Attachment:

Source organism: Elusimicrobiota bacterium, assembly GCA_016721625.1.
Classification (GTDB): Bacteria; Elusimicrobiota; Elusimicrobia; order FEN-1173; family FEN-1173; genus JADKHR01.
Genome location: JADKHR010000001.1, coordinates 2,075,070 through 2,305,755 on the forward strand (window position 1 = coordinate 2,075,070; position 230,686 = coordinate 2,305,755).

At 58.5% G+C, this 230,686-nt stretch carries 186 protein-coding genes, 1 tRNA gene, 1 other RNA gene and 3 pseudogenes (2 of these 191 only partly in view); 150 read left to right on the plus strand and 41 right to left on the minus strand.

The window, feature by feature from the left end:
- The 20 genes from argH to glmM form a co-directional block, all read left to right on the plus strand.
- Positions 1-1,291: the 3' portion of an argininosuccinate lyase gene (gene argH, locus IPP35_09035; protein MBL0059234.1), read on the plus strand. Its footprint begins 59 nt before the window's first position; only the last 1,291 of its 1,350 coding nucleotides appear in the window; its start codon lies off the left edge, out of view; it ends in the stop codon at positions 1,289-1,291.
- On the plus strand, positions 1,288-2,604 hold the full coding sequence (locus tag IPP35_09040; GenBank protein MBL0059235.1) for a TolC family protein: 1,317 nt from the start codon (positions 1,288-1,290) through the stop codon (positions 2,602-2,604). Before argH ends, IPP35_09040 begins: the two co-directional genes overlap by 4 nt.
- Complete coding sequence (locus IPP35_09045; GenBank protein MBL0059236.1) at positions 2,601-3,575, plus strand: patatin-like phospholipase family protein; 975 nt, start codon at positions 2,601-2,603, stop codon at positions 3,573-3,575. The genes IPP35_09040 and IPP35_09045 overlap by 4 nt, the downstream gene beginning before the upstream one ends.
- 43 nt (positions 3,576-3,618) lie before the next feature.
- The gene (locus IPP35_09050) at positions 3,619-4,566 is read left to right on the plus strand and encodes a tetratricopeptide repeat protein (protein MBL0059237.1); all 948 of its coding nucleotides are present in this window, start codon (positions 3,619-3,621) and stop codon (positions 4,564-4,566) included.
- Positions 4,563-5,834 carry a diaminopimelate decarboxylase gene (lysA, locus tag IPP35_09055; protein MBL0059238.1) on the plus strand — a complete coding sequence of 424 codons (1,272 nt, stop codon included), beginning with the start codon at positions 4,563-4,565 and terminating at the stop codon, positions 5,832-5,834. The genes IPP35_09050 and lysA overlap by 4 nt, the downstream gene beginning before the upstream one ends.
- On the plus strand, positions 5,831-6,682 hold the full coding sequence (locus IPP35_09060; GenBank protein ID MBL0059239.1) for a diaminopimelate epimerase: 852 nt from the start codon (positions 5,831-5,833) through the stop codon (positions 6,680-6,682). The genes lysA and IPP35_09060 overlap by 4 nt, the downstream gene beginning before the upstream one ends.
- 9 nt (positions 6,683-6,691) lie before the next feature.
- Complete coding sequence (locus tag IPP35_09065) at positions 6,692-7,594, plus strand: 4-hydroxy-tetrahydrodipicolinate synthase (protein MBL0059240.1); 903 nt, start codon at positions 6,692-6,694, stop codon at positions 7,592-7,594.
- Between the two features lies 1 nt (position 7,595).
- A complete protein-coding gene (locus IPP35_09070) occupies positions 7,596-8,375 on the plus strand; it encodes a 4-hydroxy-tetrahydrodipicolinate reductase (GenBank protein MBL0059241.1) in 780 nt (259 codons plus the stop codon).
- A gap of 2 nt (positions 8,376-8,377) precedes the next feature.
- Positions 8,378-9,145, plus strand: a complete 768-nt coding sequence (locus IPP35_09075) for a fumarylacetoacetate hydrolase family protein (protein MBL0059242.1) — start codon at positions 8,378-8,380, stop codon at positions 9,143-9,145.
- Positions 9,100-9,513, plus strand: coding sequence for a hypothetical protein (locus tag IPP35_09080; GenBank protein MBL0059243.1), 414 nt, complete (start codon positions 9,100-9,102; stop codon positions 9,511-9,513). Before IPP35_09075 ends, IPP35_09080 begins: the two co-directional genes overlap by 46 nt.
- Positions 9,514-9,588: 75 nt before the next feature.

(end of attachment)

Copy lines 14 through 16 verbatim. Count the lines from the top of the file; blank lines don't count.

- 9 nt (positions 6,683-6,691) lie before the next feature.
- Complete coding sequence (locus tag IPP35_09065) at positions 6,692-7,594, plus strand: 4-hydroxy-tetrahydrodipicolinate synthase (protein MBL0059240.1); 903 nt, start codon at positions 6,692-6,694, stop codon at positions 7,592-7,594.
- Between the two features lies 1 nt (position 7,595).